Floor 1: Overview - Lobby and Orientation Area
Published: Oct 13, 2017
Posted In: Background
Lobby and Orientation Area
The lobby and orientation area consist of several elements, including north wall windows, art glass, a digital ceiling, a digital docent, an orientation wall and touch tables. On the north wall guests are greeted outside by nine digital canvases giving them instructions and highlighting key elements of their visit. Once inside, one of the largest horizontally mounted digital ceilings is guests’ first impression. Guests proceed to the ticketing window and are given a digital guide that directs and educates them during their visit. Guests are then drawn into an orientation area by a 60-foot, digital orientation wall to configure their digital guides on one of seven touch tables.
North Wall Windows
These nine windows are located on the first floor by the entrance. They flank guests while they queue to enter, providing marketing, advertising and information to the public. Additionally, the windows give guests information on registration, artifacts, specials for the day and special events at the museum. Technical features include two 55-inch, DynaScan monitors in each of the nine windows in first-of-its-kind, book-shape configurations that can be controlled separately or together, as well as 5500-nit, ultra-bright LCD for outdoor applications (An average TV has a brightness of 800 – 1000 nits, which makes these five times as bright in order to be seen in full sunlight.).
The arcade ceiling is one of the largest, horizontally mounted digital screens in the U.S., running the length of the grand lobby. With dimensions of 140 by 15 feet, the digital ceiling features 555 LED panels (5MM pixel pitch). The ceiling is surrounded by channel glass on both sides, giving off reflection from the ceiling above and enhancing the digital ceiling designs. The content includes kaleidoscope-style images from the Museum Collections, stained glass, views of landscapes (sky, clouds, trees, stars, etc.), Bible illuminations, scripture and architectural elements. Guests see different images throughout their museum experience based on algorithms running different designs and themes.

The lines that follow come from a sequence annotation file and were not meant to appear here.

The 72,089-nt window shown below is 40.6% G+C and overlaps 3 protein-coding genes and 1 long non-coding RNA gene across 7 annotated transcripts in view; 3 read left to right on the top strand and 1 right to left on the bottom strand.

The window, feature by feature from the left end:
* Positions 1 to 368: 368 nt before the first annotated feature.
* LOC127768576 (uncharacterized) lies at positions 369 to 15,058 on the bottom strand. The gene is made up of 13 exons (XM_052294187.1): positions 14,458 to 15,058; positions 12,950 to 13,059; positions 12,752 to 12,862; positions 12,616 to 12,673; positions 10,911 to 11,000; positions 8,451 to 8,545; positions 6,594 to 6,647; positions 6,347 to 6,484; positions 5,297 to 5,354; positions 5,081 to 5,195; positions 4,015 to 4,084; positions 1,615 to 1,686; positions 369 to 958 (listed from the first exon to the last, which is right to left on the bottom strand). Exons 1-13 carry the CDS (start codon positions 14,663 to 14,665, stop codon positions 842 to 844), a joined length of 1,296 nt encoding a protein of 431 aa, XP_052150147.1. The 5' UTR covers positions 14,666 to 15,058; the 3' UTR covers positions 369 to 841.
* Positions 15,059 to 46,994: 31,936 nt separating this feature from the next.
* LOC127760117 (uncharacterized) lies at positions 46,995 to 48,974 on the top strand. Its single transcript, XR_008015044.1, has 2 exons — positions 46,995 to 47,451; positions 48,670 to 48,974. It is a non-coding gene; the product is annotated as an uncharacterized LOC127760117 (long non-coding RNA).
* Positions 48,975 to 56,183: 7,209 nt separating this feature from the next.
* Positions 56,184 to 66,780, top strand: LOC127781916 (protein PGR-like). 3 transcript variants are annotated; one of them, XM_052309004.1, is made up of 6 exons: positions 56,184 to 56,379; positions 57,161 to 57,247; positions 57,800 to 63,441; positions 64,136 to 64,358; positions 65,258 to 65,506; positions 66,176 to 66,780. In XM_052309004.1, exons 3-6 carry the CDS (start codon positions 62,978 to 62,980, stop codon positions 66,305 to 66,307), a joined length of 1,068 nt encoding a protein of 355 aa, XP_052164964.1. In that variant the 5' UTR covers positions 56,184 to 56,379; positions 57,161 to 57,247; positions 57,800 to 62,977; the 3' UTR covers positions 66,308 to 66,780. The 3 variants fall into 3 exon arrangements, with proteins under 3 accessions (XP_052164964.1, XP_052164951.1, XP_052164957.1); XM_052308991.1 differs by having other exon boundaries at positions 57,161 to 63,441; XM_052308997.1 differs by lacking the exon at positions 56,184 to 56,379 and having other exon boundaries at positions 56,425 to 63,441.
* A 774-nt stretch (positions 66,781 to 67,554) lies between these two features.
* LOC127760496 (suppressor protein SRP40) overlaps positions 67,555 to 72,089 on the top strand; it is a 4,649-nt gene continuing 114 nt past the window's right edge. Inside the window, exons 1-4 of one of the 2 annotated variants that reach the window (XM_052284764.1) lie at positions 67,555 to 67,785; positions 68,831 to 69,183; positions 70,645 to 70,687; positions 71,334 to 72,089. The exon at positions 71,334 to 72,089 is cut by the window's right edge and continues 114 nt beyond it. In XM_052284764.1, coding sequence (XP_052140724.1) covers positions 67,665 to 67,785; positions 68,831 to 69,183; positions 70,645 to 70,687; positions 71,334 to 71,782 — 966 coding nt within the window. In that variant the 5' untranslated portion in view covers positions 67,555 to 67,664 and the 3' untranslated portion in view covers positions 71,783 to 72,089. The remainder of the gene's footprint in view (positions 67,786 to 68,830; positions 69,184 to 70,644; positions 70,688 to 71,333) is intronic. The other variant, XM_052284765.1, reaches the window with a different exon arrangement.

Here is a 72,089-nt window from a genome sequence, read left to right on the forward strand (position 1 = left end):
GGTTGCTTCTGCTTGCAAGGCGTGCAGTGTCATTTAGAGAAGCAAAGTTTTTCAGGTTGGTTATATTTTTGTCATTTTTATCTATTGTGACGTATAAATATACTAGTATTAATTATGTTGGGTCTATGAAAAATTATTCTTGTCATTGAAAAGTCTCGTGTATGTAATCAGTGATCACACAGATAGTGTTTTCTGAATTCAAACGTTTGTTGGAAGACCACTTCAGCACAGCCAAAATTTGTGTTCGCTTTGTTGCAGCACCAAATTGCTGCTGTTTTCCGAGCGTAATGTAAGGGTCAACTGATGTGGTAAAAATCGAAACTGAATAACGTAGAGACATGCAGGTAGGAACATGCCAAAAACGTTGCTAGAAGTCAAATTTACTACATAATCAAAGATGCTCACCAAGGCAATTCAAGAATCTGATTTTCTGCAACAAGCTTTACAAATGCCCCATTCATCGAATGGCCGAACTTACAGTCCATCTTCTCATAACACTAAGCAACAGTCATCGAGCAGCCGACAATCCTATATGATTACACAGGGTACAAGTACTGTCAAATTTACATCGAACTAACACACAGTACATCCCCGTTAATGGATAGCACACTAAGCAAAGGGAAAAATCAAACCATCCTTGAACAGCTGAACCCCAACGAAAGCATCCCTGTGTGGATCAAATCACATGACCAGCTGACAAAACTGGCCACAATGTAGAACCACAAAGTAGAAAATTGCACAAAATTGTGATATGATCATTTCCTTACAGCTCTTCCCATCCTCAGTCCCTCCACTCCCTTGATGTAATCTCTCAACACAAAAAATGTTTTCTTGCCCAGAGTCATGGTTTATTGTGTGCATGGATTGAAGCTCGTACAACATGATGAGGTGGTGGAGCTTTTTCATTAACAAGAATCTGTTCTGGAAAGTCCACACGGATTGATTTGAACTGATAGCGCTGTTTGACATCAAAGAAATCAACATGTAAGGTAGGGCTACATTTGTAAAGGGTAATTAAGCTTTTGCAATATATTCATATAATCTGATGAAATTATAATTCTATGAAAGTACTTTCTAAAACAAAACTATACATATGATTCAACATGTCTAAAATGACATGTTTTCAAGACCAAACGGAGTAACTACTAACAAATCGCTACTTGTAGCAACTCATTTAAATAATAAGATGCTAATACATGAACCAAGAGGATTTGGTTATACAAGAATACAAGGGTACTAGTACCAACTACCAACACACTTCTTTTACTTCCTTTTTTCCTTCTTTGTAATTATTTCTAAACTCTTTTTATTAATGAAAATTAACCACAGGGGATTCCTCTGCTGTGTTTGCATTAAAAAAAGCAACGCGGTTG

A unique, 56-foot-long by 8-foot-high bank of continuous monitors with 50 55-inch screens arranged two screens tall by 25 screens wide provides guests with information about the museum exhibits. The wall also provides information about events, specials, upcoming attractions and map orientation. The screen has LG, ultra-thin, bezel displays with a 3-D map of the museum to familiarize guests with the floors, exhibits, restaurants and events within the museum.